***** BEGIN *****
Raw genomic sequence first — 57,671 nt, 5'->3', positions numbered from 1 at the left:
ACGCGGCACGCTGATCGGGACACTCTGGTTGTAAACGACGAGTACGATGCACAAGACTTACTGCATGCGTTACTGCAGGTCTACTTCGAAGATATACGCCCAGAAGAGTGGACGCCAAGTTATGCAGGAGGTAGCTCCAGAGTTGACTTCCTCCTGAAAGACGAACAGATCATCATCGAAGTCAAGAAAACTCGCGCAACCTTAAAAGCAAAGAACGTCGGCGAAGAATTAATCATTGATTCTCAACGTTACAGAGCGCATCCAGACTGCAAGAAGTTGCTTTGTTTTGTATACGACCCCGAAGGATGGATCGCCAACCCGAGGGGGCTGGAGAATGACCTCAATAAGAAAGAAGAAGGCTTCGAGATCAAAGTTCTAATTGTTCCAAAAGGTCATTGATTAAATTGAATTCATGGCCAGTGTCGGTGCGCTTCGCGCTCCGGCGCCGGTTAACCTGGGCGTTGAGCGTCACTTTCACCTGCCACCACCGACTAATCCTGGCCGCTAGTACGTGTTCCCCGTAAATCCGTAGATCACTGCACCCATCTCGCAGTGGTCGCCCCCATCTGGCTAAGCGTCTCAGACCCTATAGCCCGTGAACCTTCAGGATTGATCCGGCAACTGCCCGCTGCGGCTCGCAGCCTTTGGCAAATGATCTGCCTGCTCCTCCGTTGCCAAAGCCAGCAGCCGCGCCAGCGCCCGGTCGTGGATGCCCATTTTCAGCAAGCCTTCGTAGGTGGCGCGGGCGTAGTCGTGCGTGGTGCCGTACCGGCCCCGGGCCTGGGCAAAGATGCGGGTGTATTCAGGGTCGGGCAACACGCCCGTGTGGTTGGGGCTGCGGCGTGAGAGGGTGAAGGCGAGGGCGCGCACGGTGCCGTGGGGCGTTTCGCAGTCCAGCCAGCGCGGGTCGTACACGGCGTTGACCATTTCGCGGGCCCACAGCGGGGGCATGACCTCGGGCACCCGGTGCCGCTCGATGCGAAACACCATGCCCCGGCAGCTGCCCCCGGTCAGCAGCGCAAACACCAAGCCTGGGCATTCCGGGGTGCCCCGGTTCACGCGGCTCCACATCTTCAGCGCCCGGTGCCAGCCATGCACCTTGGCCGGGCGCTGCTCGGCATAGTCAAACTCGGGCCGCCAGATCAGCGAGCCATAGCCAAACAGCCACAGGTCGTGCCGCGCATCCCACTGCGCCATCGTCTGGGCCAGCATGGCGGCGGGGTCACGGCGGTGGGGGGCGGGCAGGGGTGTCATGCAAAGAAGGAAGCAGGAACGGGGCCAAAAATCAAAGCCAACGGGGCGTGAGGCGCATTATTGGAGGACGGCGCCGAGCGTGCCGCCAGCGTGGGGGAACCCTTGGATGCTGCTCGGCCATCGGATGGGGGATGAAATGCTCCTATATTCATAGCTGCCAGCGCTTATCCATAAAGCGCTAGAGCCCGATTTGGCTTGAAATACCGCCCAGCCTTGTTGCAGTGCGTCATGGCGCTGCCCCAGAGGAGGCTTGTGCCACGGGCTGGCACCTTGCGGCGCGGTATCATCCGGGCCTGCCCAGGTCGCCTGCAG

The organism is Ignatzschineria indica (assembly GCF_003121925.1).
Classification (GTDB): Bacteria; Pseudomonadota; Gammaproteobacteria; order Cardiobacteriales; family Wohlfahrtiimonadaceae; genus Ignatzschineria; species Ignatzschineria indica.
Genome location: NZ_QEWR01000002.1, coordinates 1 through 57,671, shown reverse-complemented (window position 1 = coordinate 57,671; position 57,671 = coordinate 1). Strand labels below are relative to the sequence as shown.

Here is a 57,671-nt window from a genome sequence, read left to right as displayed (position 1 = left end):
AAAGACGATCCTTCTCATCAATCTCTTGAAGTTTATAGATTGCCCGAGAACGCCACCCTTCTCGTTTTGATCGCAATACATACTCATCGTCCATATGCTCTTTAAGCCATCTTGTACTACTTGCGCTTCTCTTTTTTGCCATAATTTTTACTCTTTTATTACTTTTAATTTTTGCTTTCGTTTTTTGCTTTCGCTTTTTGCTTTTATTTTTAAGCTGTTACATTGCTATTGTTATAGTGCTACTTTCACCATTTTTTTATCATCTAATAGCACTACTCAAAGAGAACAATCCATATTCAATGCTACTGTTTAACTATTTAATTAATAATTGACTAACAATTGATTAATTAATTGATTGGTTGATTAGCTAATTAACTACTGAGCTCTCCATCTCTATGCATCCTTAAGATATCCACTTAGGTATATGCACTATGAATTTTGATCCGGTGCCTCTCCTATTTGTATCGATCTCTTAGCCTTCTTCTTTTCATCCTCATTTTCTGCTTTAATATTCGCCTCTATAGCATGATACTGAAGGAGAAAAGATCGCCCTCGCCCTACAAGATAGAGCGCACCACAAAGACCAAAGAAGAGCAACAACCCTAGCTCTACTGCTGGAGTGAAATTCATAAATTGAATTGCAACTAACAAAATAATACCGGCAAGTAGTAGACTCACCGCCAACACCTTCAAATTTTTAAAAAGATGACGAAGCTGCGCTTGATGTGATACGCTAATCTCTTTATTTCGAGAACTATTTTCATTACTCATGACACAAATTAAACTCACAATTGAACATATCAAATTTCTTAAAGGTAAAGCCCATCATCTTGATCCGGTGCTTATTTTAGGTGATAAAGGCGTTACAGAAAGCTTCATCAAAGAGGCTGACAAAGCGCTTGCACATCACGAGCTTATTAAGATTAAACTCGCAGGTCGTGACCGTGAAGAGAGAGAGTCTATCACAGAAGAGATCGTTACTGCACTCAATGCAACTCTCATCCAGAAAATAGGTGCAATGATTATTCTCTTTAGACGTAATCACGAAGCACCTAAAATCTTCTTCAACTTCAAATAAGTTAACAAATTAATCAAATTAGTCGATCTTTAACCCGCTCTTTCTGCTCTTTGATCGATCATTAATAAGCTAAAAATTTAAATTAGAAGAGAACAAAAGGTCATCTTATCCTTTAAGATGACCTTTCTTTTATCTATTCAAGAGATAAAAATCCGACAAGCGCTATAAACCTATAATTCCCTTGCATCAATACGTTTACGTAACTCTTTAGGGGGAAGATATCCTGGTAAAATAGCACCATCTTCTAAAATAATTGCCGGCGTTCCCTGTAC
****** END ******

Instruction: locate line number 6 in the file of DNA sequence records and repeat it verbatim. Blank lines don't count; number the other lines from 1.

Here is a 57,671-nt window from a genome sequence, read left to right as displayed (position 1 = left end):